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The New AtheismReview - The New Atheism
Taking a Stand for Science and Reason
by Victor J. Stenger
Prometheus, 2009
Review by Bob Lane, MA
Nov 17th 2009 (Volume 13, Issue 47)

The word "new" on the cover is white on a red circle of colour, several times larger than the other words in the title; and all capital letters. "Science" and "reason" in the sub-title are also large and all caps. Apparently the cover designers want us to notice that what's inside is new, and that the author will use science and reason to direct us to the new in the new atheism.

We find a clear statement of definition in the seven steps (toward enlightenment?) given on Page 160. The first five are definitions of scientific naturalism from theologian John Haught.

  1. Apart from nature, which includes human beings and our cultural creations, there is nothing. There is no God, no soul, and no life beyond death.
  2. Nature is self-originating, not the creation of God.
  3. The universe has no overall point or purpose, although individual human lives can be lived purposely.
  4. Since God does not exist, all explanations, all causes are purely neutral and can be understood only by science.
  5. All the various features of living beings, including human intelligence and behavior, can be explained ultimately in purely natural terms, and today this usually means in evolutionary, specifically Darwinian, terms.

To these tenets of scientific naturalism, the new atheists would add the following:

  1. Faith in God is the cause of innumerable evils and should be rejected on moral grounds.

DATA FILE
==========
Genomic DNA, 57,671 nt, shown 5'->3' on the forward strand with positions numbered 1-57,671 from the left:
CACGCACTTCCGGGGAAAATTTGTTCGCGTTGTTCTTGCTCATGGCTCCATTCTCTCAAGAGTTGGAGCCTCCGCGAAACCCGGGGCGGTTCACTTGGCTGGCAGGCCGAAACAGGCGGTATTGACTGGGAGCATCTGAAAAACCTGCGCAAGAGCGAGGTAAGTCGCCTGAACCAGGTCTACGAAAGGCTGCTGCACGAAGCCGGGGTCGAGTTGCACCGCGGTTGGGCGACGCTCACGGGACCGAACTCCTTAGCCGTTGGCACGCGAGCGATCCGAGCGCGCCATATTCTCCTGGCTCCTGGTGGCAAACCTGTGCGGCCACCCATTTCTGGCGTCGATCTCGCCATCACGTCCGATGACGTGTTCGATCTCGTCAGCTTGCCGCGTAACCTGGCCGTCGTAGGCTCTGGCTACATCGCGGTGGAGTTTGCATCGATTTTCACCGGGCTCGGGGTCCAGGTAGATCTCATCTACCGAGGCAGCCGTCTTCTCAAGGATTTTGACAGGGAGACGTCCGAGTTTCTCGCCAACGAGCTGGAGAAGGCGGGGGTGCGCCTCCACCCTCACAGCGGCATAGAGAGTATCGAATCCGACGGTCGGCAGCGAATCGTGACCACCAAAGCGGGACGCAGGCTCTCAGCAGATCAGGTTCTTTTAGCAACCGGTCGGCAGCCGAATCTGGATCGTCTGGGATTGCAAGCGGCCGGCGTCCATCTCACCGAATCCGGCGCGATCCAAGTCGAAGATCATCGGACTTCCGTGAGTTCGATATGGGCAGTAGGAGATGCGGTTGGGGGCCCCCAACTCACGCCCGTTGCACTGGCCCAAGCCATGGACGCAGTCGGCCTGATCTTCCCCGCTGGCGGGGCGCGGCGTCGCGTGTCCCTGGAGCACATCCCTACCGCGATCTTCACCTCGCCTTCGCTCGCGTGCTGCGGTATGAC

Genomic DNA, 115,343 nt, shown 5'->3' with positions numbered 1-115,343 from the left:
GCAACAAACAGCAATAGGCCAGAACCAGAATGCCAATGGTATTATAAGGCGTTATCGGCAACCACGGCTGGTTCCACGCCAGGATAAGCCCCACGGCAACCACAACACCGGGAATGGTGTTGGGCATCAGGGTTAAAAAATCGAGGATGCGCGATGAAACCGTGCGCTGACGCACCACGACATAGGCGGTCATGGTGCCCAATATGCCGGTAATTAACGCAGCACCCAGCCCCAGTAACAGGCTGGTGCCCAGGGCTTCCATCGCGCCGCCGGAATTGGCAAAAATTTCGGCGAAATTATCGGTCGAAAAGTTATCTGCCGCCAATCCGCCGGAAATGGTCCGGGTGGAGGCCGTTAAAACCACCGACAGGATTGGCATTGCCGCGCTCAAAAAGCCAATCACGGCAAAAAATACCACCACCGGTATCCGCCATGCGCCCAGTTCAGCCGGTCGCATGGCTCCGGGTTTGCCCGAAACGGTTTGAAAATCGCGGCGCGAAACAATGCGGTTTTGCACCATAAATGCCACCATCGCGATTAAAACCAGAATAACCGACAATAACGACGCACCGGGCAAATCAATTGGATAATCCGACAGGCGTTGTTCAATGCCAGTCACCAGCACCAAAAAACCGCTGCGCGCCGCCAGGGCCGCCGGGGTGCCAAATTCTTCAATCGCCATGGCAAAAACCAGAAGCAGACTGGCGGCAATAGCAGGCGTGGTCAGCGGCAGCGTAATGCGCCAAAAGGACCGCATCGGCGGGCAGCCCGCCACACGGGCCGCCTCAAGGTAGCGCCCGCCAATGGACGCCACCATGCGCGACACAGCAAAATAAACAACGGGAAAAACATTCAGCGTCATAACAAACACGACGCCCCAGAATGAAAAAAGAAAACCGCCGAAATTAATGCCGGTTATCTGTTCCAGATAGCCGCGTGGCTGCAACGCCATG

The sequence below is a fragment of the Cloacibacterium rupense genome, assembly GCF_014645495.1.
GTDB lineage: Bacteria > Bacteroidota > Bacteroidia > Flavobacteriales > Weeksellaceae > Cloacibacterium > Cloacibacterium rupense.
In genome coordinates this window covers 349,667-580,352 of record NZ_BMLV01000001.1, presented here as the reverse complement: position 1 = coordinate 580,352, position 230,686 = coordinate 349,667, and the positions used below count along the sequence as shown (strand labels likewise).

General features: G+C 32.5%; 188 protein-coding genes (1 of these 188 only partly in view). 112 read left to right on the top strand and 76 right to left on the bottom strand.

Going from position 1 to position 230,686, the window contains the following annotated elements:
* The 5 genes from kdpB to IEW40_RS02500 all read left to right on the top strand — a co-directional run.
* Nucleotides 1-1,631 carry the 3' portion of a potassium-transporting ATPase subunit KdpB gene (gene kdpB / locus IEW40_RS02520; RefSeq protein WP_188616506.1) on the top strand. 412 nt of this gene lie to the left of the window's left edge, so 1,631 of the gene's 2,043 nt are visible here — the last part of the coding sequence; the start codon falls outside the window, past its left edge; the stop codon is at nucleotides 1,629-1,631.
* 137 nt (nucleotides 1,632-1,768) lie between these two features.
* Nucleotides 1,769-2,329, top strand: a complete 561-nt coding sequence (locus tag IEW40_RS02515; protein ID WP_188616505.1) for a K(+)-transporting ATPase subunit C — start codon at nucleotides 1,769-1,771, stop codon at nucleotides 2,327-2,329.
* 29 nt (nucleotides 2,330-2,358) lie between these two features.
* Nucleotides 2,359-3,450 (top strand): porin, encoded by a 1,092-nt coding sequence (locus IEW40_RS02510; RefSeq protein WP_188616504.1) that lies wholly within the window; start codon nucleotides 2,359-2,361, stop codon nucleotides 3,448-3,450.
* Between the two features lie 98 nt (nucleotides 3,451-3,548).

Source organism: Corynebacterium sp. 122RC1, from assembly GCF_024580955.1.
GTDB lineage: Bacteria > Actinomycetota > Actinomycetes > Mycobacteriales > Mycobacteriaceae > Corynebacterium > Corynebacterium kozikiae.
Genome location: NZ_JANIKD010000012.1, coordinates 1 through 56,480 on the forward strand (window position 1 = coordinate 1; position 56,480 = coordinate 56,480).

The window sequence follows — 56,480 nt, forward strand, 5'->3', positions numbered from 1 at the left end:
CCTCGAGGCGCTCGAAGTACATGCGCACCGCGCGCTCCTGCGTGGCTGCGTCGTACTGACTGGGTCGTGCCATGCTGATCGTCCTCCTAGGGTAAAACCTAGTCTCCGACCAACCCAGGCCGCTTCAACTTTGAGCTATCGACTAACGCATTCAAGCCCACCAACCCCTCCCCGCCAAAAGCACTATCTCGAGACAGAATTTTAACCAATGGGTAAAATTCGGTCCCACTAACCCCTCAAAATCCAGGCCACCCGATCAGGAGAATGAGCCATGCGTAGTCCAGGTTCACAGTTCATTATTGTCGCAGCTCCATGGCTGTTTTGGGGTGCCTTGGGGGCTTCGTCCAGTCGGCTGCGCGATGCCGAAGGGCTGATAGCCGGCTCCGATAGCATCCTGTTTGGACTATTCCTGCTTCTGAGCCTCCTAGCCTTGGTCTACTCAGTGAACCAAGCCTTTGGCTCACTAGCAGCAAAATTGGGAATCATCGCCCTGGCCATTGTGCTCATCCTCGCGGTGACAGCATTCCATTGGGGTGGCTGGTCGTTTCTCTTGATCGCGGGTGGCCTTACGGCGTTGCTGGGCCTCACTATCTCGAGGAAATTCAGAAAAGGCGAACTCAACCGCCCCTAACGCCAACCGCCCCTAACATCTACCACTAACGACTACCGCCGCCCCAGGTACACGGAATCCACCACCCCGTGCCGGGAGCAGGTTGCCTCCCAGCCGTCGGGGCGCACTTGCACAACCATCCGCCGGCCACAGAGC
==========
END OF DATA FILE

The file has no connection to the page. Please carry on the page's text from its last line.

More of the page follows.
2. Morality does not require belief in God, and people behave better without faith than with it.

Stenger offers these seven statements as constituting the New Atheists' position. For him naturalism equals materialism, and he agrees that science may not be the only way to understand and explain the world. He also states that these statements are not dogma because science and atheism must never be dogmatic. "The very nature of the scientific method eschews dogmatism. And atheism strives to rely primarily on scientific method, where it can be applied." (161) Consider #6: is it faith in God that is the cause of innumerable evils? Or is it faith in particular interpretations within religious movements that cause those evils? Why should faith in God be rejected on moral grounds? Stenger argues, along with the other new atheists, that such faith is underdetermined; there is a lack of evidence for the existence of God and hence rationality itself finds such belief immoral. He would agree with W. K. Clifford who in a famous essay, originally published in Contemporary Review, 1877 wrote:

The harm which is done by credulity in a man is not confined to the fostering of a credulous character in others, and consequent support of false beliefs. Habitual want of care about what I believe leads to habitual want of care in others about the truth of what is told to me. Men speak the truth of one another when each reveres the truth in his own mind and in the other's mind; but how shall my friend revere the truth in my mind when I myself am careless about it, when I believe things because I want to believe them, and because they are comforting and pleasant? Will he not learn to cry, "Peace," to me, when there is no peace? By such a course I shall surround myself with a thick atmosphere of falsehood and fraud, and in that I must live. It may matter little to me, in my cloud-castle of sweet illusions and darling lies; but it matters much to Man that I have made my neighbours ready to deceive. The credulous man is father to the liar and the cheat; he lives in the bosom of this his family, and it is no marvel if he should become even as they are. So closely are our duties knit together, that whoso shall keep the whole law, and yet offend in one point, he is guilty of all.

To sum up: it is wrong always, everywhere, and for anyone, to believe anything upon insufficient evidence. (Source

Clifford's essay is of course not new, but the new atheists take much of their notion of ethical epistemology from him and from that romantic poet, Coleridge, who cautioned, "He who begins by loving Christianity better than Truth, will proceed by loving his own sect or Church better than Christianity, and end loving himself better than all."